He run to my office at least three times a day (over a couple of weeks) to be measured. With much gleam on his face, Oscar kept screaming, Ms. Mercy, I am growing, can you measure me, pleaseeeeeeee!!!. I know you are busy but can you measure me pleaseeeeee, pleaseeeeeeee!!!. Alright, I said, I would measure you for the third time today but I don’t think there will be any change between your height from this morning and now. If you have been around a relentless 4 year old, then you would understand my need for sanity and the decision to measure him a third time against my better judgement (ahhh, the things we do for children).
Sure enough, there wasn’t any change from the morning. After a grueling moment of convincing Oscar to wait for a few more weeks until his next measuring appointment, he shrugged his shoulders and reluctantly succumbed. Weeks went by and I thought he had forgotten, or at least, I was hoping he would. 8 weeks later, he came back with the same request, this time, more eager than the last. I hoped that for his sake, there would be a change, and sure enough, there was, albeit little. He had grown taller by at least ½ an inch and it cause for celebration. Apparently, there is a game at one of the park he visits and he is not allowed to partake in that activity until he is of a certain height. So all this while, his strong penchant for measurements was directly linked to his quest for admission into that game. Alas, mission accomplished.
As he left my office that day, I kept pondering about this concept of growth and it’s application to adults. Sadly enough, sometimes, we stop growing when we become adults. We accumulate chronological years, but not necessarily growth, and yet growth is supposed to result in maturity. Undoubtedly, a person’s level of maturity is much more important than their years. Ever known someone who had a quick temper as a kid and still exhibits similar traits as an adult? That’s a sure sign of lack of growth. Truth is, anything that ceases to grow, begins to die. So how do we grow as adults? How do we measure our growth as adults? Surely, we can’t determine that type of growth via a measuring tape but there are other ways of assessing growth or the lack thereof. One thing is for certain; your desire to grow must surpass your desire to die and your desire for growth must be fostered by having a specific goal in mind.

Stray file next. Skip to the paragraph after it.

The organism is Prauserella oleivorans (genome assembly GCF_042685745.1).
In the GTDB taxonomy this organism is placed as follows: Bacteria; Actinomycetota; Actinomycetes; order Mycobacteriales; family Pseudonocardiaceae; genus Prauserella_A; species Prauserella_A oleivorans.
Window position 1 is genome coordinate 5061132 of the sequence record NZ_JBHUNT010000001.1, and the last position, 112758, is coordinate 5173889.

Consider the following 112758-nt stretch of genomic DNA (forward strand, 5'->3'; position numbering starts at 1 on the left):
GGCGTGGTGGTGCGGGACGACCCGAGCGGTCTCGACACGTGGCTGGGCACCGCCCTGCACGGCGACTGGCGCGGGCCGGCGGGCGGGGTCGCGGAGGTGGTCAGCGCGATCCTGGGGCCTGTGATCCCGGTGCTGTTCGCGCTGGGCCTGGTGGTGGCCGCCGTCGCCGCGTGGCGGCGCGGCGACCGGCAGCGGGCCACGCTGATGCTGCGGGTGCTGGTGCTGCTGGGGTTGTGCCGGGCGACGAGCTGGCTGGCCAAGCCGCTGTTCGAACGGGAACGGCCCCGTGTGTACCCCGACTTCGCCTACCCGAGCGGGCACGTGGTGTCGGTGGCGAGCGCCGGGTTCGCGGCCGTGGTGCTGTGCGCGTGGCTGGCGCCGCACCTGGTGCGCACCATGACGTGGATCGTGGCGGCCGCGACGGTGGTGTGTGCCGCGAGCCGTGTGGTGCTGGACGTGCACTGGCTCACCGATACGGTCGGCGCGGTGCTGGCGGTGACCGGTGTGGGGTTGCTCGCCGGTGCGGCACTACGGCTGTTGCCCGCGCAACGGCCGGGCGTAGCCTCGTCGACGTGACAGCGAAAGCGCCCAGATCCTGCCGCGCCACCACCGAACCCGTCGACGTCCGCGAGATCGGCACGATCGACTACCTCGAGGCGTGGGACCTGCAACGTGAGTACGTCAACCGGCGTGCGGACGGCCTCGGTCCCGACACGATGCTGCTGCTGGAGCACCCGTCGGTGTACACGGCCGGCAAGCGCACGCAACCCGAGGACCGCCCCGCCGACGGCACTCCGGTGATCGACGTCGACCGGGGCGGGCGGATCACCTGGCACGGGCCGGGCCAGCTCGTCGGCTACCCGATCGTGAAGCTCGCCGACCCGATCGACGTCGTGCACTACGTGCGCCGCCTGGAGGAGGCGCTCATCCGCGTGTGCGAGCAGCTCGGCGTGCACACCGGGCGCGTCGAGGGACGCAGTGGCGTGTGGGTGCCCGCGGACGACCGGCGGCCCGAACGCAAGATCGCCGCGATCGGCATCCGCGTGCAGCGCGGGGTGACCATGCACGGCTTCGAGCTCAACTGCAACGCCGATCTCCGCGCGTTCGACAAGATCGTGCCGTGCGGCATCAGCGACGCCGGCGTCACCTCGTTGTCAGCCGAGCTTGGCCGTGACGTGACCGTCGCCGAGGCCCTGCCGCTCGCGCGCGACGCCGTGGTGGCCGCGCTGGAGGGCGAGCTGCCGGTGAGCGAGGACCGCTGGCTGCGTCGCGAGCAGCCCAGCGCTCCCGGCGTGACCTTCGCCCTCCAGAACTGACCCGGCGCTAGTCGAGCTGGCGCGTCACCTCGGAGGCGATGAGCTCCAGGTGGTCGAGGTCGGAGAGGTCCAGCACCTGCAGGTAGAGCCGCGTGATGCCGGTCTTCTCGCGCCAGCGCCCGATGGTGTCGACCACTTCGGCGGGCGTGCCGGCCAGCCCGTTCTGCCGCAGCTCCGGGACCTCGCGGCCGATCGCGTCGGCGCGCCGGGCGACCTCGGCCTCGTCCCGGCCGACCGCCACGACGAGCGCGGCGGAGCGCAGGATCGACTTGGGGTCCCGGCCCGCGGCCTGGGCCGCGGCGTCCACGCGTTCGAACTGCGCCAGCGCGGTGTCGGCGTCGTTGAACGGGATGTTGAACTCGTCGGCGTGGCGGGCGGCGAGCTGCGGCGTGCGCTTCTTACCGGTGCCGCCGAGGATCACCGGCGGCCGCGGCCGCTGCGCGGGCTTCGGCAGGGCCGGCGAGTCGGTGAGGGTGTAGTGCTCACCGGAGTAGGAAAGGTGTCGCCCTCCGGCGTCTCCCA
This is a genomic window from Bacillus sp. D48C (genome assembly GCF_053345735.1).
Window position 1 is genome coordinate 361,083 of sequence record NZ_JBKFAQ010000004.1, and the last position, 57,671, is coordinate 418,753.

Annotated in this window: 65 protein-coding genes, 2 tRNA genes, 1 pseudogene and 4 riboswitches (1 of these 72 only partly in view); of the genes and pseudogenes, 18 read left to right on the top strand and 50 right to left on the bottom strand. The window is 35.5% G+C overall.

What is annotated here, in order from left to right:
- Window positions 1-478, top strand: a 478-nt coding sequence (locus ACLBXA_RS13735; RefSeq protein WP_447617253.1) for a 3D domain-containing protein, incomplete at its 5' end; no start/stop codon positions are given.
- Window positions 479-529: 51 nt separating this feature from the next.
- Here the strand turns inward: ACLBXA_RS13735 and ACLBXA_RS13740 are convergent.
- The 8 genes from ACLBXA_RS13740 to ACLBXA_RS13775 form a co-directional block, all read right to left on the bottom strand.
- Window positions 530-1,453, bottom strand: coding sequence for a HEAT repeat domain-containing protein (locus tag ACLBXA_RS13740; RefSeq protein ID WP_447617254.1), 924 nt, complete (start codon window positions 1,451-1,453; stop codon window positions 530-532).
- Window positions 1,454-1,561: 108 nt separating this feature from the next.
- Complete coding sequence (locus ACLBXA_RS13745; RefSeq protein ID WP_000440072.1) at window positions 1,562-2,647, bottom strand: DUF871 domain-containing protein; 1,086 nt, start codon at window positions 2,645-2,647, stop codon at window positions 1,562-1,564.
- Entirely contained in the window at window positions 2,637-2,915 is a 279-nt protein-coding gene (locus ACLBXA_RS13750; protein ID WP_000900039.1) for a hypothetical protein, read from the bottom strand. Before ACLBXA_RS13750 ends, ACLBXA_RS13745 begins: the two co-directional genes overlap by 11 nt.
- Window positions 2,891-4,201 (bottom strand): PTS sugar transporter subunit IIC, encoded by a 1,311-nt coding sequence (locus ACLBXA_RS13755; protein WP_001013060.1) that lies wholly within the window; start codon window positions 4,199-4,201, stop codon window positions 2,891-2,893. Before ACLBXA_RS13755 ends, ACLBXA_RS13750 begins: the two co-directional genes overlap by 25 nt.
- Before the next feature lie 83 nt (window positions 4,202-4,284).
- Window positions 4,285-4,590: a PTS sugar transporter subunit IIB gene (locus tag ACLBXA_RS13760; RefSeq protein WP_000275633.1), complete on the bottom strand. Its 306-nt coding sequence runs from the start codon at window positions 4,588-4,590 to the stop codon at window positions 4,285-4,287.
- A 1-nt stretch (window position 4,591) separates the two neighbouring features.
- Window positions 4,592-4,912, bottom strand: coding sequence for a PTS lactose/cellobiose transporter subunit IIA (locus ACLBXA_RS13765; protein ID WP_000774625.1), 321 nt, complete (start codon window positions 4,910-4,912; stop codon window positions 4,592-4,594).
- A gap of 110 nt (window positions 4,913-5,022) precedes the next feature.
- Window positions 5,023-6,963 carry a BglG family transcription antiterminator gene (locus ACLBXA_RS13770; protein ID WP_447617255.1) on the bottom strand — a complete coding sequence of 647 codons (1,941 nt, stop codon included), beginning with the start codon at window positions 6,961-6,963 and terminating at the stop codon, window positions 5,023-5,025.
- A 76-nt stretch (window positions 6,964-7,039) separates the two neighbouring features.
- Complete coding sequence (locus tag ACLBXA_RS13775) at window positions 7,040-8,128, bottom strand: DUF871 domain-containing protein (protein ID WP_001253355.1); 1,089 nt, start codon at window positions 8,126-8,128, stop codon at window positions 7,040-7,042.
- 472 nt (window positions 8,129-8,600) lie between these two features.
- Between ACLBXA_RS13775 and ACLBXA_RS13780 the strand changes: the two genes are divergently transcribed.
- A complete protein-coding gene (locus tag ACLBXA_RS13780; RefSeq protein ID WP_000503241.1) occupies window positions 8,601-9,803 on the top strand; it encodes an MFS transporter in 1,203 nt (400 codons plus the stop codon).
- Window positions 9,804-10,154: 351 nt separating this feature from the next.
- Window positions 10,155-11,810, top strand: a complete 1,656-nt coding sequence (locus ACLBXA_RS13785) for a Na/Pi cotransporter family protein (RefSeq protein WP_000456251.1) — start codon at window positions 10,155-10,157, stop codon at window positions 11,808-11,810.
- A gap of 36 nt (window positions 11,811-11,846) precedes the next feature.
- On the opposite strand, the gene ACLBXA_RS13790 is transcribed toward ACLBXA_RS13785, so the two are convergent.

Like the kid who needed to be of a certain height in order to be admitted into that game, we to as adults, must have a specific goal in mind in order to climb higher heights. It takes a greater effort to show growth than it is takes to accumulate years. Everyone can age but not everyone “grows”. Growth can be as simple as becoming a better parent, friend or sibling, learning a new skill, striving to advance in your career or even making a switch, learning to forgive or to overcome a fear. Perhaps, one of the most important indicators of growth is self-control. A person who watches their tongue and has control over their emotions is sure to win many wars. As we draw close to the end of year another year, don’t wait until Dec 31st or January 1st to map out your growth strategy. Do it now and see yourself soar. So I ask, “what is your current growth strategy?